This was the first of an informal OUR... trilogy starring Crawford and Anita Page; it continued with another silent, OUR MODERN MAIDENS (1929), and wrapped up with the talkie OUR BLUSHING BRIDES (1930). All three films are available from the Warner Archive.
OUR DANCING DAUGHTERS is a Jazz Age melodrama in which Joan stars as party-loving Diana, who crushes on Ben (Brown), a handsome millionaire newly arrived in town from Alabama.
Ben's pursued by gold-digger Ann (Page), who puts on an innocent act but only wants his money, planning to live a life of "freedom" after snaring a wedding ring.
Meanwhile quiet Beatrice (Dorothy Sebastian) loves Norman (Nils Asther), but she has a "past" which complicates her decision to marry him. Can he forgive and forget?
This was a highly entertaining depiction of the Roaring '20s society scene; early on there's an iconic shot of balloons in a party sequence which is a real "wow."
Crawford's wild child character is rather like Colleen Moore's in WHY BE GOOD? (1929); she puts on an act to draw attention and popularity but is a "good girl" at heart.
Ben, however, doesn't understand this and falls for Ann's lines about wanting to be "worthy" of a husband and their babies. He quickly regrets the marriage once his eyes are opened to Ann's true nature -- and Diana's. Having seen Brown in a number of Westerns from the late '40s and early '50s, it's fun to see him in this as young, handsome matinee idol. He and Crawford were reunited the following year in MONTANA MOON (1930).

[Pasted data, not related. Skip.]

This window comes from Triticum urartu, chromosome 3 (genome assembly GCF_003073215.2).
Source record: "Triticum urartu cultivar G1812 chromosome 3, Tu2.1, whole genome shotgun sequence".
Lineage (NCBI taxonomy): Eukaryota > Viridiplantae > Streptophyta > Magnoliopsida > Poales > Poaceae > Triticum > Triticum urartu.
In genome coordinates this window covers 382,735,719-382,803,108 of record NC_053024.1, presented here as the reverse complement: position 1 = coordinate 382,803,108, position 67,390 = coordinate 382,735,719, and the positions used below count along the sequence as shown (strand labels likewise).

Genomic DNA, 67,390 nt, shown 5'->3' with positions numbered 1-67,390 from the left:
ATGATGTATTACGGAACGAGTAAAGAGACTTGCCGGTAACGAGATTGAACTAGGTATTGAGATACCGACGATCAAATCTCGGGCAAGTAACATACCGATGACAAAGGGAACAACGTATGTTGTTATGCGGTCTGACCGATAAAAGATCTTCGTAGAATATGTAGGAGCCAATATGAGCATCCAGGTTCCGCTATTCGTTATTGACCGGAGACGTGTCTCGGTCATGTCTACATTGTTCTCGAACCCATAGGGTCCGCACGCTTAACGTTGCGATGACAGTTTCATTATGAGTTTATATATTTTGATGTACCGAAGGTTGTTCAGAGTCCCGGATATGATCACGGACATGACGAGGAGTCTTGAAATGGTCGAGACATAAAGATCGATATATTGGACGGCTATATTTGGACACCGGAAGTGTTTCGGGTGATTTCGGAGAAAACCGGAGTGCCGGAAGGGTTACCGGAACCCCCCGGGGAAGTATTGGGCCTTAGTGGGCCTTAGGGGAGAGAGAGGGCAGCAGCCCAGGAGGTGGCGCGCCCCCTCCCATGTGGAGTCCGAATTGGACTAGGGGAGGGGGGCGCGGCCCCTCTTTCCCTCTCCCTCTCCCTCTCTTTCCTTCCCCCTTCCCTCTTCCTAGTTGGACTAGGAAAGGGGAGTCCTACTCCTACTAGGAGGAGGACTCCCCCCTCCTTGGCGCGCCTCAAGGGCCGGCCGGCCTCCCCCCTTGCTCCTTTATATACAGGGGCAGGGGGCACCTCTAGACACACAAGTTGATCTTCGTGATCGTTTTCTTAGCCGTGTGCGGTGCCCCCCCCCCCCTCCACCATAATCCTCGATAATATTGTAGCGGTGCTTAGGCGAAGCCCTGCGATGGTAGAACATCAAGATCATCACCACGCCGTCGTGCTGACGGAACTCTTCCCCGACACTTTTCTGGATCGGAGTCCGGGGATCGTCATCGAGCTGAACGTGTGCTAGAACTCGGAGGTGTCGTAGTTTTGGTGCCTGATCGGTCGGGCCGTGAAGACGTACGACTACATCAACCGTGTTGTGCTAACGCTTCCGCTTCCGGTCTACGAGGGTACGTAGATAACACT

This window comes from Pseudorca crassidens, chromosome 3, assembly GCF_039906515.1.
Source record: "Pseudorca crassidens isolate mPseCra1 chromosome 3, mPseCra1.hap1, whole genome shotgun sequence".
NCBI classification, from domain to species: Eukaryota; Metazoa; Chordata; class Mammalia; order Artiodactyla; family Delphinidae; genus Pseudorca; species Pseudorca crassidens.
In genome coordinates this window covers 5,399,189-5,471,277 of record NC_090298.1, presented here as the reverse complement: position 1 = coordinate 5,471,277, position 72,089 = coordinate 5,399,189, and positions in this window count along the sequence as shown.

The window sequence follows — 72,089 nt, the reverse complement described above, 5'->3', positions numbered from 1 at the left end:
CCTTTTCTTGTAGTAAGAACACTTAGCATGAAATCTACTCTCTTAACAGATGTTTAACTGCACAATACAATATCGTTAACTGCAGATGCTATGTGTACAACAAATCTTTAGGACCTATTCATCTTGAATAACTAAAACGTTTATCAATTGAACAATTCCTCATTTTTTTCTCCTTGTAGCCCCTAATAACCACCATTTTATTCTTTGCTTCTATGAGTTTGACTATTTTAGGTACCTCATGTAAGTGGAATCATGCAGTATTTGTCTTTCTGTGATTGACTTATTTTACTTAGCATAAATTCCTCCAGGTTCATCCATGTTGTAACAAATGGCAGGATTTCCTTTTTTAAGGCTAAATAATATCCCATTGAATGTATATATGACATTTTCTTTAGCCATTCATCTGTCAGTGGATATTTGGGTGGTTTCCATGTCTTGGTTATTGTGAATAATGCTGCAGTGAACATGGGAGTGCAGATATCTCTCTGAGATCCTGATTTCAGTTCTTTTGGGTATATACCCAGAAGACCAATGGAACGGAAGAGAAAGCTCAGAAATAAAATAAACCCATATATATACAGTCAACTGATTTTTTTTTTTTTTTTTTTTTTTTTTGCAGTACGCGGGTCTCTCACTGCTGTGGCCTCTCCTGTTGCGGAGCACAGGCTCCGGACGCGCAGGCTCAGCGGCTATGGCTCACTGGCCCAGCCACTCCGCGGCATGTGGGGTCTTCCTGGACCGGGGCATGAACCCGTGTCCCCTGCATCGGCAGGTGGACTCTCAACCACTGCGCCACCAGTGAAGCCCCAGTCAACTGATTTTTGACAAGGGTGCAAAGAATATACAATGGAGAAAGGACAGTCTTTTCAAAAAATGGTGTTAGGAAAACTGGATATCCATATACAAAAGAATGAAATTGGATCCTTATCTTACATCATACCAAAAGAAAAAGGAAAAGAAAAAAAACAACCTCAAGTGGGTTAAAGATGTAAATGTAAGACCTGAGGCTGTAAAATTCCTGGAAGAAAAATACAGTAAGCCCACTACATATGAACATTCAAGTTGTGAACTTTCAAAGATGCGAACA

Some of the film's attitudes may seem antiquated to modern viewers, yet looking at the issue honestly, one can understand the awkwardness Norman feels over his beloved having been intimate with other members of their "crowd." However, he knew that going into the marriage so his tantrums after that point make him seem churlish.
Also, Diana claims that she values living a life of truth and not lies, but wasn't her party girl behavior rather a lie in and of itself? Questions like this are part of what makes the film so entertaining, though; besides being a fast-moving, interesting, and eye-catching melodrama, the film raises some thought-provoking issues. I really enjoyed it.
OUR DANCING DAUGHTERS runs 84 minutes. It was directed by Harry Beaumont and filmed by George Barnes.
The supporting cast includes Kathlyn Williams, Edward J. Nugent, Dorothy Cumming, Huntley Gordon, and Mary Gordon.
The print is fairly rough at times, with some faded scenes and lots of scratches, but I suspect this is as good as it gets for this 1928 film, and it's entirely watchable despite not being a pristine picture. Happily the synchronized music and sound effects track sounds great.
There are no extras.
Thanks to the Warner Archive for providing a review copy of this DVD. Warner Archive releases are MOD (manufactured on demand) and may be ordered from the Warner Archive Collection at the WBShop.